Monash University researchers, in collaboration with industry partner Leidos, are working on new technology using machine learning and augmented reality that could one day help forensic investigators track bullet paths in shooting victims.
The project aims to use machine learning to create a digital 3D model of the human anatomy, including entry and exit wounds. This will allow investigators to record the trajectory of the projectile through the body, identify and localise projectile fragments, and may one day be able to assist in determination of projectile calibre and the range from which the projectile was fired. With further development, it could also help investigators determine the type of gun used, and if the wounds were self-inflicted or resulting from attempted homicide.
“Ballistics in forensic medicine has traditionally involved fairly basic analytic techniques, which have not changed for a century,” Associate Professor Richard Bassed, the Deputy Director of VIFM, said. “Before we had CT imaging, we were using x-rays to produce a 2D view of someone’s body, which made localising projectiles and fragments difficult without conducting an internal examination. Trajectory was determined using basic techniques such as long probes to determine a projectile’s path. Current imaging techniques can’t differentiate between bullet fragments and foreiygn metal objects, such as a pacemaker or dental fillings.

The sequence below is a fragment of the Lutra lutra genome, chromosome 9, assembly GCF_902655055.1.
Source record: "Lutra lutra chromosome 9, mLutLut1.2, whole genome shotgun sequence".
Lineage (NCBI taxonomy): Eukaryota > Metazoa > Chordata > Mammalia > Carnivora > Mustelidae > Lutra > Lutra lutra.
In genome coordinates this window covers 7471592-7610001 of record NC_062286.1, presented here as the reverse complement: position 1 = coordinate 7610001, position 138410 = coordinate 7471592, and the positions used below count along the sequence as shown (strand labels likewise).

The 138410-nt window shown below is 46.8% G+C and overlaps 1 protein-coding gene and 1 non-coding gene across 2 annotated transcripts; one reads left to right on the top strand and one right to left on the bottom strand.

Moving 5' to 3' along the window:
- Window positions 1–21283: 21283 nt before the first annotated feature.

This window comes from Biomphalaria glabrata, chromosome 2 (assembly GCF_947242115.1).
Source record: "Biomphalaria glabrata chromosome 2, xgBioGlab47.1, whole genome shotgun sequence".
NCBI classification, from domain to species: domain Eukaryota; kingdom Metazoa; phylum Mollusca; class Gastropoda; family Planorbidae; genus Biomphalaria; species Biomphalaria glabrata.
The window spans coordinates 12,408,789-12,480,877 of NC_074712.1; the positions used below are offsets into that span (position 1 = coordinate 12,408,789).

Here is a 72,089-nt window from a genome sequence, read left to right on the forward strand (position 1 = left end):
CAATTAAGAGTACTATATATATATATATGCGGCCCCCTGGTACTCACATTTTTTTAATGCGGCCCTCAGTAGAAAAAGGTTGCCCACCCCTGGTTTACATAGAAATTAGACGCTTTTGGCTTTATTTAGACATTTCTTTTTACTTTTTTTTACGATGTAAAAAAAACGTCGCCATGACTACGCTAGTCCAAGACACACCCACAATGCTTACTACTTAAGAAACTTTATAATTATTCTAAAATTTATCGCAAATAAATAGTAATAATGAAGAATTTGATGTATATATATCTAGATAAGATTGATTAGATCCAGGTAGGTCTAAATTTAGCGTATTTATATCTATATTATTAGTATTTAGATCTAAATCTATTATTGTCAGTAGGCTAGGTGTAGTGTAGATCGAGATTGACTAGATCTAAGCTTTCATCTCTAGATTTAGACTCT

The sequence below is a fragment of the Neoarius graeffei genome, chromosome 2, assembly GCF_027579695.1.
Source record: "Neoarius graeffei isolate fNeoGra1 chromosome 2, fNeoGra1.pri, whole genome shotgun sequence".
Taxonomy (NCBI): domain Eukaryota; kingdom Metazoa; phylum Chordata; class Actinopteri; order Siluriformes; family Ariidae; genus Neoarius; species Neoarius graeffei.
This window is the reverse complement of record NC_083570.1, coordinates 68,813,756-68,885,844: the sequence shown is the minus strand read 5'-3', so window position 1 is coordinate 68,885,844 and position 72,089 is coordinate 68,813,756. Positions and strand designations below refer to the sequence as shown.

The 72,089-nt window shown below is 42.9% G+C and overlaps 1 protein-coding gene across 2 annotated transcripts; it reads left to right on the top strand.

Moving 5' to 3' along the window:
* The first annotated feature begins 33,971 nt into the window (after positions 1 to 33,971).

This technology will allow us to make a 3D digital reconstruction of a shooting victim that we can then slice in multiple planes and directions using advanced computer graphics, including the use of augmented reality. We can then apply machine learning to determine trajectory and projectile fragmentation, and create a 3D-printed model that can potentially be used as evidence in a court of law.”
“So, if we know the weapon and the damage it’s caused in the body, this technology could allow us to provide a more accurate representation of the range, distance and angle from which the bullet was fired,” said Chris Bain, Professor of Practice in Digital Health in the Faculty of Information Technology and Monash University’s Lead for Digital Health. “This approach is much more scientific and rigorous than the way this procedure is currently performed, and fits with recent calls for improved forensic examination practices. The big picture is that post-mortems could be reduced for shooting victims, as this technology has the potential to scan and analyse the body, as opposed to the body being dissected. The technology could streamline workload and time efficiencies, and address any cultural sensitivities that may arise.”